Have you ever seen a striking photo of a black cat on social media and thought “how have they done that!?”, us too! Black cats are notoriously hard to photograph due to their beautifully rich coloured floof, which sometimes makes it difficult to capture their stunning features.
Well, fear not, we have been lucky enough to speak to black cat photography expert, Irish Adventure Kitty’s meowmy, Rachel; she is a talented photographer who has found the formula to capturing Mila’s silky black furr and gorgeous features in her photographs. Their Instagram @irish_adventure_kitty is flooded with amazing images of stunning Mila in the beautiful Irish countryside – but how does she do it?
She has shared her top tips on how to photograph black cats with us, and we are absolutely thrilled to be able to pass this knowledge on to the Supakit community!
Read on to discover the secret to photographing black cats, and to see some of Rachel’s incredible work.
So Rachel, what equipment do you use to photograph Mila?
I use a Nikon D3500 with the AF-P DX NIKKOR 18–55mm VR zoom lens, and the AF-P DX NIKKOR 70–300mm VR super-telephoto zoom lens. When I'm taking any video footage, I usually record it on my Samsung s10+ mobile phone.
Are there any handy bits of kit that you would recommend to someone who wants to know how to photograph a black cat?
I noticed a huge difference in the quality of photos going from a phone camera to a proper camera, it's worth the investment if you want to take your photos to the next level!
Having the choice of lens has also got advantages for different photos.
I use the 18-55mm when I want to include scenery or the 70-300mm for up close portrait shots.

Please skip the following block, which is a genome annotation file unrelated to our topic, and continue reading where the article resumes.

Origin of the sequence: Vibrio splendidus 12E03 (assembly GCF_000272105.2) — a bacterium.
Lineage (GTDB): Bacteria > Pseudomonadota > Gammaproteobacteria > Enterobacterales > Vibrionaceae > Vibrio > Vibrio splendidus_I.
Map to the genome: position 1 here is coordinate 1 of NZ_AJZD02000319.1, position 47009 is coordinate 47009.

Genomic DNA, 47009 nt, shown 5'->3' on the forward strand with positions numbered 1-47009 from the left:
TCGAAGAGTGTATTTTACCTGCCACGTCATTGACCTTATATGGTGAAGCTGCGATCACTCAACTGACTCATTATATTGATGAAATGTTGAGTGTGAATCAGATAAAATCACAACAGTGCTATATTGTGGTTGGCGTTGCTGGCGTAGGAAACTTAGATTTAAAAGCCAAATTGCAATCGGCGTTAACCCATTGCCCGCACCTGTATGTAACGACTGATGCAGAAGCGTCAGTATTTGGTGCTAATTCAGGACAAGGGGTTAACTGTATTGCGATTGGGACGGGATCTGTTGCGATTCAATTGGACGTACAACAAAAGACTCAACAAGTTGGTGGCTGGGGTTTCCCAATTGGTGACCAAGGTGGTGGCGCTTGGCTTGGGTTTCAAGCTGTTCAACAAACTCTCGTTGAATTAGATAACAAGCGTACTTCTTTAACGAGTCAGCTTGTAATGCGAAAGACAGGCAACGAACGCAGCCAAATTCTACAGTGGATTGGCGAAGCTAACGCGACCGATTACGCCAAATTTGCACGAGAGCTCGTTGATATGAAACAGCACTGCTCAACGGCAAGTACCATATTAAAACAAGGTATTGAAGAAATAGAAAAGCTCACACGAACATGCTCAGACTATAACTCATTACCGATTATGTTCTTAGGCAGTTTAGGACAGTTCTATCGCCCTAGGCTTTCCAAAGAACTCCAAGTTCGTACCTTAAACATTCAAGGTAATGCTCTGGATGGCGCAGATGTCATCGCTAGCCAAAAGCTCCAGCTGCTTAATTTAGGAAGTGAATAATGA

I would say having the Adobe Lightroom app is a huge plus to helping achieve the best photos of black cats, most of the magic happens when I get the photos edited. I recommend taking photos in RAW format. This means you have the most data to be able to make adjustments and edits because your camera is capturing all the data from it's sensors and produces higher quality images for you to work with.
What are the challenges of black cat photography?
Lighting is usually what brings about the most difficulties. Sometimes the lighting for the photo location could be on point but your cat is too dark (under exposed), or else the lighting on your cat could be good but the background is over exposed and washed out looking. Trying to achieve the right lighting for both can be problematic which is where I find Adobe lightroom becomes useful. It's great for making adjustments to correct lighting and colour after you've taken your photo.
Are there any times of day when the light is better for photographing black cats?
Any time during daylight is good, I haven't got a specific time I shoot at. It more depends on the type of sunlight. Sometimes too much sun can cause a bit of a glare, not enough light and your cat can blend into the shadows.
A bright overcast day can be great for lighting, or on a sunny day, dappled shade among some trees can work well.
If it's late in the evening and the sun is setting, the photo quality can start to drop. So, I do recommend getting outside well before dusk to get your photos.
If you're taking photographs outside, do you try to make sure the sun is in a certain position in relation to you and Mila? E.g. behind you, behind Mila etc..
It really depends on the photo you are after but generally I have the sun behind me or off to one side while I take Mila's photo so the lighting shows up her face and features well. If you want to get a dramatic silhouette shot, have the sun positioned behind your cat.
What sort of backgrounds work best for photographing a black cat?